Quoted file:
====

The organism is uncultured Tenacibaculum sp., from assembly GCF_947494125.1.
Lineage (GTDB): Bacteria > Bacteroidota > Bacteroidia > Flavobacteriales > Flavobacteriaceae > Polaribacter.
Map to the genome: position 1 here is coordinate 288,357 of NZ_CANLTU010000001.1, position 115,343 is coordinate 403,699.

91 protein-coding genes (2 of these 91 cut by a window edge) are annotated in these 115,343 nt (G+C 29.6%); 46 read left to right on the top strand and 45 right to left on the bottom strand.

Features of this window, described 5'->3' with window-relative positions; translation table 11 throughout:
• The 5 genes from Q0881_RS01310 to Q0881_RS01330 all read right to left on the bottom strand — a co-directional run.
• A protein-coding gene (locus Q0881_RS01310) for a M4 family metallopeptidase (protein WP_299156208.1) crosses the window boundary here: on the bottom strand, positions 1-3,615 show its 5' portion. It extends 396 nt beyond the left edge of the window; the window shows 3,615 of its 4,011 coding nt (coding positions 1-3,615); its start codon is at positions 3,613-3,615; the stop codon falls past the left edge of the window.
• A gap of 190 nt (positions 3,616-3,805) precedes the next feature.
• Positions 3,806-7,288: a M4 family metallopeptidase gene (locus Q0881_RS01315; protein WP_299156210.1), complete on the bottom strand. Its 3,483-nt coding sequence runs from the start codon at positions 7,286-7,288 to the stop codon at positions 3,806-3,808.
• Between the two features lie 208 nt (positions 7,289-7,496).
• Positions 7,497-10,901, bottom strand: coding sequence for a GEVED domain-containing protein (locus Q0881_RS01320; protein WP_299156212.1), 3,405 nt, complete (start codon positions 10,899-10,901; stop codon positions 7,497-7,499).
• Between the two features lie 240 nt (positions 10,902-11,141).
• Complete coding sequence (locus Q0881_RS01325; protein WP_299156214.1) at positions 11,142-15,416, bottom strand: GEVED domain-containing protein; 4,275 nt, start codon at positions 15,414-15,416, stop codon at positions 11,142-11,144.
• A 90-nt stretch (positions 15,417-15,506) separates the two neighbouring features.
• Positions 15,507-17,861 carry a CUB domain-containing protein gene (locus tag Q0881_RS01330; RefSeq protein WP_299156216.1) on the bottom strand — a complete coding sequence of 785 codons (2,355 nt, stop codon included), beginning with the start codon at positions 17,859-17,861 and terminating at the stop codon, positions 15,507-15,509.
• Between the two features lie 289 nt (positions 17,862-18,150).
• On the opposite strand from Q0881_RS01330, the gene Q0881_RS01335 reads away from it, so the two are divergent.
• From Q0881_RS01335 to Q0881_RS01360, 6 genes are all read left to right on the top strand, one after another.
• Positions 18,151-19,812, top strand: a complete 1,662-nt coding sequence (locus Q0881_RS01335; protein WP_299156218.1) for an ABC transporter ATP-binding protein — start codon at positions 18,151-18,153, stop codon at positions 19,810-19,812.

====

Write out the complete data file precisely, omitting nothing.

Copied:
The organism is uncultured Tenacibaculum sp., from assembly GCF_947494125.1.
Lineage (GTDB): Bacteria > Bacteroidota > Bacteroidia > Flavobacteriales > Flavobacteriaceae > Polaribacter.
Map to the genome: position 1 here is coordinate 288,357 of NZ_CANLTU010000001.1, position 115,343 is coordinate 403,699.

91 protein-coding genes (2 of these 91 cut by a window edge) are annotated in these 115,343 nt (G+C 29.6%); 46 read left to right on the top strand and 45 right to left on the bottom strand.

Features of this window, described 5'->3' with window-relative positions; translation table 11 throughout:
• The 5 genes from Q0881_RS01310 to Q0881_RS01330 all read right to left on the bottom strand — a co-directional run.
• A protein-coding gene (locus Q0881_RS01310) for a M4 family metallopeptidase (protein WP_299156208.1) crosses the window boundary here: on the bottom strand, positions 1-3,615 show its 5' portion. It extends 396 nt beyond the left edge of the window; the window shows 3,615 of its 4,011 coding nt (coding positions 1-3,615); its start codon is at positions 3,613-3,615; the stop codon falls past the left edge of the window.
• A gap of 190 nt (positions 3,616-3,805) precedes the next feature.
• Positions 3,806-7,288: a M4 family metallopeptidase gene (locus Q0881_RS01315; protein WP_299156210.1), complete on the bottom strand. Its 3,483-nt coding sequence runs from the start codon at positions 7,286-7,288 to the stop codon at positions 3,806-3,808.
• Between the two features lie 208 nt (positions 7,289-7,496).
• Positions 7,497-10,901, bottom strand: coding sequence for a GEVED domain-containing protein (locus Q0881_RS01320; protein WP_299156212.1), 3,405 nt, complete (start codon positions 10,899-10,901; stop codon positions 7,497-7,499).
• Between the two features lie 240 nt (positions 10,902-11,141).
• Complete coding sequence (locus Q0881_RS01325; protein WP_299156214.1) at positions 11,142-15,416, bottom strand: GEVED domain-containing protein; 4,275 nt, start codon at positions 15,414-15,416, stop codon at positions 11,142-11,144.
• A 90-nt stretch (positions 15,417-15,506) separates the two neighbouring features.
• Positions 15,507-17,861 carry a CUB domain-containing protein gene (locus tag Q0881_RS01330; RefSeq protein WP_299156216.1) on the bottom strand — a complete coding sequence of 785 codons (2,355 nt, stop codon included), beginning with the start codon at positions 17,859-17,861 and terminating at the stop codon, positions 15,507-15,509.
• Between the two features lie 289 nt (positions 17,862-18,150).
• On the opposite strand from Q0881_RS01330, the gene Q0881_RS01335 reads away from it, so the two are divergent.
• From Q0881_RS01335 to Q0881_RS01360, 6 genes are all read left to right on the top strand, one after another.
• Positions 18,151-19,812, top strand: a complete 1,662-nt coding sequence (locus Q0881_RS01335; protein WP_299156218.1) for an ABC transporter ATP-binding protein — start codon at positions 18,151-18,153, stop codon at positions 19,810-19,812.